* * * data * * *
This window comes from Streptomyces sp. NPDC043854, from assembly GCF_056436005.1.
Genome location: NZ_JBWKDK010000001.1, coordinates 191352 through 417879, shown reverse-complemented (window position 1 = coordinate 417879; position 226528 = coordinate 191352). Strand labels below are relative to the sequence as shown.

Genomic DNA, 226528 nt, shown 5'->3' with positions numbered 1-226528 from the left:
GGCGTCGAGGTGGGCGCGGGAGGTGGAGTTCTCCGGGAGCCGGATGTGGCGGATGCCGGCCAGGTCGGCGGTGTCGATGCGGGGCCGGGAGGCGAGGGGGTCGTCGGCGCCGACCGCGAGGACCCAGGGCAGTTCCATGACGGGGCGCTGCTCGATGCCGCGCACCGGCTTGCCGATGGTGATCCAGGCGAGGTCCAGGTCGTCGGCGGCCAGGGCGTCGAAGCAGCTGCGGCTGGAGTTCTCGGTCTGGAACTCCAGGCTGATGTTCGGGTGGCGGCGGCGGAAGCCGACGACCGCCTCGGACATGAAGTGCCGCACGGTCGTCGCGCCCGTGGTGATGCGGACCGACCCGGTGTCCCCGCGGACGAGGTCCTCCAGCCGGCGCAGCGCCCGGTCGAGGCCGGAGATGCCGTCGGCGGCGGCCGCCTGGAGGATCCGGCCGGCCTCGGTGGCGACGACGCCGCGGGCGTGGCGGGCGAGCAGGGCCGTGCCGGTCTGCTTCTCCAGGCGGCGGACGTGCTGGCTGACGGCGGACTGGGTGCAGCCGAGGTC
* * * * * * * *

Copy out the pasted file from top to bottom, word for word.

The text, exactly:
This window comes from Streptomyces sp. NPDC043854, from assembly GCF_056436005.1.
Genome location: NZ_JBWKDK010000001.1, coordinates 191352 through 417879, shown reverse-complemented (window position 1 = coordinate 417879; position 226528 = coordinate 191352). Strand labels below are relative to the sequence as shown.

Genomic DNA, 226528 nt, shown 5'->3' with positions numbered 1-226528 from the left:
GGCGTCGAGGTGGGCGCGGGAGGTGGAGTTCTCCGGGAGCCGGATGTGGCGGATGCCGGCCAGGTCGGCGGTGTCGATGCGGGGCCGGGAGGCGAGGGGGTCGTCGGCGCCGACCGCGAGGACCCAGGGCAGTTCCATGACGGGGCGCTGCTCGATGCCGCGCACCGGCTTGCCGATGGTGATCCAGGCGAGGTCCAGGTCGTCGGCGGCCAGGGCGTCGAAGCAGCTGCGGCTGGAGTTCTCGGTCTGGAACTCCAGGCTGATGTTCGGGTGGCGGCGGCGGAAGCCGACGACCGCCTCGGACATGAAGTGCCGCACGGTCGTCGCGCCCGTGGTGATGCGGACCGACCCGGTGTCCCCGCGGACGAGGTCCTCCAGCCGGCGCAGCGCCCGGTCGAGGCCGGAGATGCCGTCGGCGGCGGCCGCCTGGAGGATCCGGCCGGCCTCGGTGGCGACGACGCCGCGGGCGTGGCGGGCGAGCAGGGCCGTGCCGGTCTGCTTCTCCAGGCGGCGGACGTGCTGGCTGACGGCGGACTGGGTGCAGCCGAGGTC